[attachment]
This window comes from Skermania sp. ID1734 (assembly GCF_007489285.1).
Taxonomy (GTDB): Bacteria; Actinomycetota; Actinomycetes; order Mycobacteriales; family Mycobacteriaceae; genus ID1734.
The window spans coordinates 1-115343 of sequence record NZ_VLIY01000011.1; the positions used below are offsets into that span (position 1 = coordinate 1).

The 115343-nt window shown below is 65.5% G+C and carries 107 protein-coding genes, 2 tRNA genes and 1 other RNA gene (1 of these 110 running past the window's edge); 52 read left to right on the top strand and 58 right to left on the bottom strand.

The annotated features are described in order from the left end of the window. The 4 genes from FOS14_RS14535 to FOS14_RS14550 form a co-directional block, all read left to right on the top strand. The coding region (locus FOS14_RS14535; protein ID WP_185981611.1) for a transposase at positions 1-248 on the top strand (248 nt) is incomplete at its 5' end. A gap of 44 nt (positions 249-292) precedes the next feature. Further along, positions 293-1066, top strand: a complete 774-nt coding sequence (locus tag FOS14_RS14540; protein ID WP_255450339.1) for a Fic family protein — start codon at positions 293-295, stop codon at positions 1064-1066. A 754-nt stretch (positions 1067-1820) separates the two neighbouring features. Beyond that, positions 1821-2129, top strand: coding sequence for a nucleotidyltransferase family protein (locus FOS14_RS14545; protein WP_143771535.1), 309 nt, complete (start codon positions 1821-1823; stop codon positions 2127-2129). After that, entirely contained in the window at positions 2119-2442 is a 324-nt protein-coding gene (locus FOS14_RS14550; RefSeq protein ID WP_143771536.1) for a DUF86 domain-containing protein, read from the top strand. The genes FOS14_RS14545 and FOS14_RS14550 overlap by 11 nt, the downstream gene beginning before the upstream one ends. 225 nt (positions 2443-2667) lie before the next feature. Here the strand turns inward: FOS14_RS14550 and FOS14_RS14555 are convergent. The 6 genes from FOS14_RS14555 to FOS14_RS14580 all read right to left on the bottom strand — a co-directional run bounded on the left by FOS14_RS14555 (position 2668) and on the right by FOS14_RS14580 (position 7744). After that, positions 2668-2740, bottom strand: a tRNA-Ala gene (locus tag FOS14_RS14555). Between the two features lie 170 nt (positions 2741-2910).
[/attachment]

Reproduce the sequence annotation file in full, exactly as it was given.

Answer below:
This window comes from Skermania sp. ID1734 (assembly GCF_007489285.1).
Taxonomy (GTDB): Bacteria; Actinomycetota; Actinomycetes; order Mycobacteriales; family Mycobacteriaceae; genus ID1734.
The window spans coordinates 1-115343 of sequence record NZ_VLIY01000011.1; the positions used below are offsets into that span (position 1 = coordinate 1).

The 115343-nt window shown below is 65.5% G+C and carries 107 protein-coding genes, 2 tRNA genes and 1 other RNA gene (1 of these 110 running past the window's edge); 52 read left to right on the top strand and 58 right to left on the bottom strand.

The annotated features are described in order from the left end of the window. The 4 genes from FOS14_RS14535 to FOS14_RS14550 form a co-directional block, all read left to right on the top strand. The coding region (locus FOS14_RS14535; protein ID WP_185981611.1) for a transposase at positions 1-248 on the top strand (248 nt) is incomplete at its 5' end. A gap of 44 nt (positions 249-292) precedes the next feature. Further along, positions 293-1066, top strand: a complete 774-nt coding sequence (locus tag FOS14_RS14540; protein ID WP_255450339.1) for a Fic family protein — start codon at positions 293-295, stop codon at positions 1064-1066. A 754-nt stretch (positions 1067-1820) separates the two neighbouring features. Beyond that, positions 1821-2129, top strand: coding sequence for a nucleotidyltransferase family protein (locus FOS14_RS14545; protein WP_143771535.1), 309 nt, complete (start codon positions 1821-1823; stop codon positions 2127-2129). After that, entirely contained in the window at positions 2119-2442 is a 324-nt protein-coding gene (locus FOS14_RS14550; RefSeq protein ID WP_143771536.1) for a DUF86 domain-containing protein, read from the top strand. The genes FOS14_RS14545 and FOS14_RS14550 overlap by 11 nt, the downstream gene beginning before the upstream one ends. 225 nt (positions 2443-2667) lie before the next feature. Here the strand turns inward: FOS14_RS14550 and FOS14_RS14555 are convergent. The 6 genes from FOS14_RS14555 to FOS14_RS14580 all read right to left on the bottom strand — a co-directional run bounded on the left by FOS14_RS14555 (position 2668) and on the right by FOS14_RS14580 (position 7744). After that, positions 2668-2740, bottom strand: a tRNA-Ala gene (locus tag FOS14_RS14555). Between the two features lie 170 nt (positions 2741-2910).